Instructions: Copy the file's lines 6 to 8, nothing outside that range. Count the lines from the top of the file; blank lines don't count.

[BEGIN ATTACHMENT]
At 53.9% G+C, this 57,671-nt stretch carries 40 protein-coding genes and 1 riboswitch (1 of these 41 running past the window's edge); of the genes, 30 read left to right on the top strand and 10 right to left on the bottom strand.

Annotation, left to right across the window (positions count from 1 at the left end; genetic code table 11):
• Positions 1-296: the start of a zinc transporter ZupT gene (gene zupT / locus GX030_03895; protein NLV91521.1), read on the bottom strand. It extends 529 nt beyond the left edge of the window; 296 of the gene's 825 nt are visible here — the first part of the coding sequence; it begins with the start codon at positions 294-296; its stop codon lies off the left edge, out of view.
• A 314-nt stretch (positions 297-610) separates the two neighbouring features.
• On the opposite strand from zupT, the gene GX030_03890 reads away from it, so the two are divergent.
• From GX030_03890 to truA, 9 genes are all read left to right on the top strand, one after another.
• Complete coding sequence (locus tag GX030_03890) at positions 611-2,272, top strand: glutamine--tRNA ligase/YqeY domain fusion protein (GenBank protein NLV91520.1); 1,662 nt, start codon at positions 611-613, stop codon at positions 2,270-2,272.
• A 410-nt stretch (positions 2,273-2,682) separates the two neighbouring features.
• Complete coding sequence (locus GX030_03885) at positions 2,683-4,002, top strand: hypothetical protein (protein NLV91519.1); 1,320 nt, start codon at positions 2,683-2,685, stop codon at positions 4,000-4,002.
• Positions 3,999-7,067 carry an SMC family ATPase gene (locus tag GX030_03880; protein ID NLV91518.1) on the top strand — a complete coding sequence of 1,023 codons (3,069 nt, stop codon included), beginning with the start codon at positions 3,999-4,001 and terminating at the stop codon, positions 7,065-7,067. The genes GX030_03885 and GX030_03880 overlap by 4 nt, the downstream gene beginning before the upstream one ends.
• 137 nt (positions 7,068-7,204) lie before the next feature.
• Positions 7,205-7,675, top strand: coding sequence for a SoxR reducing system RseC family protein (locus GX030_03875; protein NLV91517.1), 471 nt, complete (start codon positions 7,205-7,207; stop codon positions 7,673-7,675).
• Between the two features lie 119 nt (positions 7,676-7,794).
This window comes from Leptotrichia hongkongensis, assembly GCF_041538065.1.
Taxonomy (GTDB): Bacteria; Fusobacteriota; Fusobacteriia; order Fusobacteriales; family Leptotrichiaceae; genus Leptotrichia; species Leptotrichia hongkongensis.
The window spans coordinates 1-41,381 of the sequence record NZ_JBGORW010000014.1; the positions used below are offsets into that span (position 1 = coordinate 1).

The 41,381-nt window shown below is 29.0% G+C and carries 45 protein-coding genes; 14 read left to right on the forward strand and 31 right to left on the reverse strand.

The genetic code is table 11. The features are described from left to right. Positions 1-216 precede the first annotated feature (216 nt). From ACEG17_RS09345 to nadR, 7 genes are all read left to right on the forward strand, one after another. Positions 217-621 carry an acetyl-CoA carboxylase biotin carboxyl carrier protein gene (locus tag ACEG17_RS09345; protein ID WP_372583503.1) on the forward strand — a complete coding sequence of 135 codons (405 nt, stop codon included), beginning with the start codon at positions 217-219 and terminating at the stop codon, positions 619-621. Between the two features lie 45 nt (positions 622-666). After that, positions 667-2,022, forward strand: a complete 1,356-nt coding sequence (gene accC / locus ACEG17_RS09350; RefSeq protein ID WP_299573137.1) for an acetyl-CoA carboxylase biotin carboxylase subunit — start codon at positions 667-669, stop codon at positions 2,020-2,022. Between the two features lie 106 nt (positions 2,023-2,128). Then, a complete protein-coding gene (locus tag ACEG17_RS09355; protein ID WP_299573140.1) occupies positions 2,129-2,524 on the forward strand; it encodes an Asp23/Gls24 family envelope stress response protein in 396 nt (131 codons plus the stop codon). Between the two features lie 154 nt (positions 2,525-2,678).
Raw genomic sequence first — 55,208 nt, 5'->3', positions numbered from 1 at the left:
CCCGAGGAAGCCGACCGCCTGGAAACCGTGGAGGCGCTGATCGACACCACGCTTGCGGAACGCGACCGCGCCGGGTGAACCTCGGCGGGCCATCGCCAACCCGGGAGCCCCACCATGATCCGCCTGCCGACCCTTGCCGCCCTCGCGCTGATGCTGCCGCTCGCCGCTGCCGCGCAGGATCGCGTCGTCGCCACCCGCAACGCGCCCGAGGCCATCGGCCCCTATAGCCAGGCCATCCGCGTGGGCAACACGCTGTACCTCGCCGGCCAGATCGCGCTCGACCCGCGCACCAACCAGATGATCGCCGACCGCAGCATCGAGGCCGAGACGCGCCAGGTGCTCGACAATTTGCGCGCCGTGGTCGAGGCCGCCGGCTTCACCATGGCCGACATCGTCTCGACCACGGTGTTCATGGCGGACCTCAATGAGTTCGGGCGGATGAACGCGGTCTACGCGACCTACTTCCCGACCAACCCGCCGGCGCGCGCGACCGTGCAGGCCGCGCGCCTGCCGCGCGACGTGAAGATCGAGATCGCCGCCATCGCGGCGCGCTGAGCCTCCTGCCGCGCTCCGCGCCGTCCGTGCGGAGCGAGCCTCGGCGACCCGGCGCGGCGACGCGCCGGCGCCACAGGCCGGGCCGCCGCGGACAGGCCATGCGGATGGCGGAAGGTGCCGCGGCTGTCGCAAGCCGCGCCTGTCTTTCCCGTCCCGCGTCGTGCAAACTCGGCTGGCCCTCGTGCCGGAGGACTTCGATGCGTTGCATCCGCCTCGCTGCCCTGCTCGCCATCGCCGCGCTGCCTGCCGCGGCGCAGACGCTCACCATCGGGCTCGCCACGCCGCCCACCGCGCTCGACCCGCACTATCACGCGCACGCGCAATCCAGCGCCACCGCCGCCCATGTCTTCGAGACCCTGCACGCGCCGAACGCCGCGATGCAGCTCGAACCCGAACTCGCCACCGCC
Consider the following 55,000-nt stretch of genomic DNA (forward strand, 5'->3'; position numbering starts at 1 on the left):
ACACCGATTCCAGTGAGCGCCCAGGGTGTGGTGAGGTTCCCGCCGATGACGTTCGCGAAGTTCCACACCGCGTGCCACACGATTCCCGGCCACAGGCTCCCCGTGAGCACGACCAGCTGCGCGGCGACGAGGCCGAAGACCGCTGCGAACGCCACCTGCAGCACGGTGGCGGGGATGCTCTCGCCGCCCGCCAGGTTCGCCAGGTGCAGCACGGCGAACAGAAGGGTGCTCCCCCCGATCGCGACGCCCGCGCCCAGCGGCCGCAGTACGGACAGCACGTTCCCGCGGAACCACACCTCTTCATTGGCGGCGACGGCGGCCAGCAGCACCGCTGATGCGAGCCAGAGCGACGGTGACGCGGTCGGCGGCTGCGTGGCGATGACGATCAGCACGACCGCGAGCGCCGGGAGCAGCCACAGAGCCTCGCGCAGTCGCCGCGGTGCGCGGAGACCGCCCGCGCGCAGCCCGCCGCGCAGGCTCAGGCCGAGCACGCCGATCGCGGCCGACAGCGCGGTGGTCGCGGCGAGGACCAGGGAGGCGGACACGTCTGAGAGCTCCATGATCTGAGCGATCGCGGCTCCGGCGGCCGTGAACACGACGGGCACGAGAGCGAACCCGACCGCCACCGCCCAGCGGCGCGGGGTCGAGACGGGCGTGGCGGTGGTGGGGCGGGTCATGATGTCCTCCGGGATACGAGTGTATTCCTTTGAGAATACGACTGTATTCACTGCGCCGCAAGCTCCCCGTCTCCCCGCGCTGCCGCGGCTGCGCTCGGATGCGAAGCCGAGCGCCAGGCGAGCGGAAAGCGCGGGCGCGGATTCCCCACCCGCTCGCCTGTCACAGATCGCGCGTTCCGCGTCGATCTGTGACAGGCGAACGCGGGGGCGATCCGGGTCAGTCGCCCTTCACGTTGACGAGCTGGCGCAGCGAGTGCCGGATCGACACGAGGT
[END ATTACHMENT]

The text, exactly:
• From GX030_03890 to truA, 9 genes are all read left to right on the top strand, one after another.
• Complete coding sequence (locus tag GX030_03890) at positions 611-2,272, top strand: glutamine--tRNA ligase/YqeY domain fusion protein (GenBank protein NLV91520.1); 1,662 nt, start codon at positions 611-613, stop codon at positions 2,270-2,272.
• A 410-nt stretch (positions 2,273-2,682) separates the two neighbouring features.